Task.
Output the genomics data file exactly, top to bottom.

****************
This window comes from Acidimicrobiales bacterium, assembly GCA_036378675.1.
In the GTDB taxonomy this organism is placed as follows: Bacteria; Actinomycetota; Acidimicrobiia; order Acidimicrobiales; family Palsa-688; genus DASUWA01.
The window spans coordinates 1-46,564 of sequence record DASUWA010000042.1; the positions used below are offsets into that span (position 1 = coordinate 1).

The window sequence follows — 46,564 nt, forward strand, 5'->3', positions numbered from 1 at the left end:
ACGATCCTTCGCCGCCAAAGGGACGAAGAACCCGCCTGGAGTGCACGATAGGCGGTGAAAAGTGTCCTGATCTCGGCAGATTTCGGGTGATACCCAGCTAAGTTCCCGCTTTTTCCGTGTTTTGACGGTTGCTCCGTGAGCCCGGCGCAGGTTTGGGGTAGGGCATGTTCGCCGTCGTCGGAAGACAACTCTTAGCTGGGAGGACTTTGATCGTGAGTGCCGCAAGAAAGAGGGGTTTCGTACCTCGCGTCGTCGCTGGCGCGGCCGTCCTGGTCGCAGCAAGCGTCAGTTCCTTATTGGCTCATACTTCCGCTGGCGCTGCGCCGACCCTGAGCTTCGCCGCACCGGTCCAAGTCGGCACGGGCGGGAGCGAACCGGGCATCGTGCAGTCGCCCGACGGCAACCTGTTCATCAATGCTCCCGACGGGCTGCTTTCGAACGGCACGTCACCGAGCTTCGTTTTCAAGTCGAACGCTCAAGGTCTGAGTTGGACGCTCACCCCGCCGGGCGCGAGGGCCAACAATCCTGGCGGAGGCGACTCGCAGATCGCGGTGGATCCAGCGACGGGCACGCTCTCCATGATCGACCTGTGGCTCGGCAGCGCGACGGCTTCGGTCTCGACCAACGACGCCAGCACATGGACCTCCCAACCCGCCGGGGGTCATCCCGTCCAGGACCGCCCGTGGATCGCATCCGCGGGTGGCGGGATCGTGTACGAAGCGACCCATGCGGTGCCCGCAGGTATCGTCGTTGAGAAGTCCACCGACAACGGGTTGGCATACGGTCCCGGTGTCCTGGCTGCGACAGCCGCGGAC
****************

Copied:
This window comes from Acidimicrobiales bacterium, assembly GCA_036378675.1.
In the GTDB taxonomy this organism is placed as follows: Bacteria; Actinomycetota; Acidimicrobiia; order Acidimicrobiales; family Palsa-688; genus DASUWA01.
The window spans coordinates 1-46,564 of sequence record DASUWA010000042.1; the positions used below are offsets into that span (position 1 = coordinate 1).

The window sequence follows — 46,564 nt, forward strand, 5'->3', positions numbered from 1 at the left end:
ACGATCCTTCGCCGCCAAAGGGACGAAGAACCCGCCTGGAGTGCACGATAGGCGGTGAAAAGTGTCCTGATCTCGGCAGATTTCGGGTGATACCCAGCTAAGTTCCCGCTTTTTCCGTGTTTTGACGGTTGCTCCGTGAGCCCGGCGCAGGTTTGGGGTAGGGCATGTTCGCCGTCGTCGGAAGACAACTCTTAGCTGGGAGGACTTTGATCGTGAGTGCCGCAAGAAAGAGGGGTTTCGTACCTCGCGTCGTCGCTGGCGCGGCCGTCCTGGTCGCAGCAAGCGTCAGTTCCTTATTGGCTCATACTTCCGCTGGCGCTGCGCCGACCCTGAGCTTCGCCGCACCGGTCCAAGTCGGCACGGGCGGGAGCGAACCGGGCATCGTGCAGTCGCCCGACGGCAACCTGTTCATCAATGCTCCCGACGGGCTGCTTTCGAACGGCACGTCACCGAGCTTCGTTTTCAAGTCGAACGCTCAAGGTCTGAGTTGGACGCTCACCCCGCCGGGCGCGAGGGCCAACAATCCTGGCGGAGGCGACTCGCAGATCGCGGTGGATCCAGCGACGGGCACGCTCTCCATGATCGACCTGTGGCTCGGCAGCGCGACGGCTTCGGTCTCGACCAACGACGCCAGCACATGGACCTCCCAACCCGCCGGGGGTCATCCCGTCCAGGACCGCCCGTGGATCGCATCCGCGGGTGGCGGGATCGTGTACGAAGCGACCCATGCGGTGCCCGCAGGTATCGTCGTTGAGAAGTCCACCGACAACGGGTTGGCATACGGTCCCGGTGTCCTGGCTGCGACAGCCGCGGAC